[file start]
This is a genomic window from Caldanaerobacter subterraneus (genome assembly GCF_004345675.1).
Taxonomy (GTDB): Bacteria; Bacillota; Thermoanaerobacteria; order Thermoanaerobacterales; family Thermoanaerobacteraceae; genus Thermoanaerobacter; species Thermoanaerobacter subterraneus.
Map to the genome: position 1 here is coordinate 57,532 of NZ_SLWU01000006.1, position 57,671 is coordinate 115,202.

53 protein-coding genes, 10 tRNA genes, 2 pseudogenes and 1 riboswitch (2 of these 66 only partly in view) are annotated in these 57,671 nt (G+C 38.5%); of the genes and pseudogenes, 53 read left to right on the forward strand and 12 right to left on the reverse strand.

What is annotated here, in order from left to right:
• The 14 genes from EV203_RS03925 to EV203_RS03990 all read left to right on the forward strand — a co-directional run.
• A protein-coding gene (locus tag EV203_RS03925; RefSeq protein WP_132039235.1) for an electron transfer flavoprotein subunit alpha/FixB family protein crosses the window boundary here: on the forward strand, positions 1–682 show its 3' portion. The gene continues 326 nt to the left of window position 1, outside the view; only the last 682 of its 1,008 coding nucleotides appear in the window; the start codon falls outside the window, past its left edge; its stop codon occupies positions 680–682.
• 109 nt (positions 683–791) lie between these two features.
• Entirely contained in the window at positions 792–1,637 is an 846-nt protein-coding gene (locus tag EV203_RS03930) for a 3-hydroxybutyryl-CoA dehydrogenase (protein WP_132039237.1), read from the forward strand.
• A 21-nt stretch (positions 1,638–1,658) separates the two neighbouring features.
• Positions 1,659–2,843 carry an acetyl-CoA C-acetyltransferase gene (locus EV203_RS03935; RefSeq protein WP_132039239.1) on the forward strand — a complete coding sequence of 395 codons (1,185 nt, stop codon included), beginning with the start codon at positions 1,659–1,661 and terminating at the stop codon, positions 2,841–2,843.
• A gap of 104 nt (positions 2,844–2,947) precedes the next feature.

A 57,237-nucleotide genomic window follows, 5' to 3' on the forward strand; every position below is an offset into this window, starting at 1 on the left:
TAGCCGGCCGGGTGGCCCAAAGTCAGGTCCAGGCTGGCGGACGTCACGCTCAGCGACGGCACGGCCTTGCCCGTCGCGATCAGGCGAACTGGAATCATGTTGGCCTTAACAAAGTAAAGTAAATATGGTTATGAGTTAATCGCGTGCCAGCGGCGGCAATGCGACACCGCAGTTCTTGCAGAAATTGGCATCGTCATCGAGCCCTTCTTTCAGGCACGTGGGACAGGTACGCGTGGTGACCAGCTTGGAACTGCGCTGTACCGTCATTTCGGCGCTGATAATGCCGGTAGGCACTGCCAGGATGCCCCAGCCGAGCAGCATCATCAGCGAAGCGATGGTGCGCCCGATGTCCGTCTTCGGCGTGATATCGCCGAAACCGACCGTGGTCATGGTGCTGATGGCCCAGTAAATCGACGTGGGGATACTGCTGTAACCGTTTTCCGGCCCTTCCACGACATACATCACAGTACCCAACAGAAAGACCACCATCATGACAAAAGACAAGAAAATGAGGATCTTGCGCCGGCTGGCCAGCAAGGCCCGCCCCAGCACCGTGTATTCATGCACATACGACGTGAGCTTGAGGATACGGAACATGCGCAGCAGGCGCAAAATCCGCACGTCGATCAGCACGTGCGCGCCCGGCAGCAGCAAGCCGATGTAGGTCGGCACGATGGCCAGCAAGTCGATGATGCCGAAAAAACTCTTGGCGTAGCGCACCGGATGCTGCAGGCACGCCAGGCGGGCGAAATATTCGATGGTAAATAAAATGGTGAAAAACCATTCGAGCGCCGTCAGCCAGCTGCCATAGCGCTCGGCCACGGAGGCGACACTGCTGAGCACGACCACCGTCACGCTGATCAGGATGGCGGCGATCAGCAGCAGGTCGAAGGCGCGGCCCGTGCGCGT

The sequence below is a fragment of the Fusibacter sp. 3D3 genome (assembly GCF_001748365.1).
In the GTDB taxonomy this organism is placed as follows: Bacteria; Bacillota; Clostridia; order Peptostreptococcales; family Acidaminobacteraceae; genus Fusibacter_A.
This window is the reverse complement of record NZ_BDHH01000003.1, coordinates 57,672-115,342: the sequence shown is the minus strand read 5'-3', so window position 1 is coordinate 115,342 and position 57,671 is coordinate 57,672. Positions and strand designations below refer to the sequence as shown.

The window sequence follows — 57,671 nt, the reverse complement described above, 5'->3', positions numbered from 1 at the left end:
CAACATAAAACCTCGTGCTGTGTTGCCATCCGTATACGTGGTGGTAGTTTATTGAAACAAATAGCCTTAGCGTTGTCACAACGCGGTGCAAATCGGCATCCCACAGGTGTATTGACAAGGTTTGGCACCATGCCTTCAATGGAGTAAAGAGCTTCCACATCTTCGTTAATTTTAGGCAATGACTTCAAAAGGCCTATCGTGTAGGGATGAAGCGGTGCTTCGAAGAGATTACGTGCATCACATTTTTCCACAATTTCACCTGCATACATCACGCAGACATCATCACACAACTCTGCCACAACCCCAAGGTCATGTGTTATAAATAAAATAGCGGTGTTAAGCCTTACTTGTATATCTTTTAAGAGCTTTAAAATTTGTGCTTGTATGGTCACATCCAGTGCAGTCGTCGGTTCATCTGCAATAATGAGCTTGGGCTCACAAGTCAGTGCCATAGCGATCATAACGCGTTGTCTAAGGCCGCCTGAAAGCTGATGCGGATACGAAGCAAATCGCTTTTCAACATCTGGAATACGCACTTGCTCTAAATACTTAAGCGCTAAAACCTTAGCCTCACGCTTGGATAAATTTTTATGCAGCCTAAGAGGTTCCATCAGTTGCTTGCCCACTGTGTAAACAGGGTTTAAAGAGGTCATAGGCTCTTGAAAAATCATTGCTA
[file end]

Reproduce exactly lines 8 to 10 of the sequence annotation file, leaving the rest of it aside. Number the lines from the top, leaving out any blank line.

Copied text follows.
• 109 nt (positions 683–791) lie between these two features.
• Entirely contained in the window at positions 792–1,637 is an 846-nt protein-coding gene (locus tag EV203_RS03930) for a 3-hydroxybutyryl-CoA dehydrogenase (protein WP_132039237.1), read from the forward strand.
• A 21-nt stretch (positions 1,638–1,658) separates the two neighbouring features.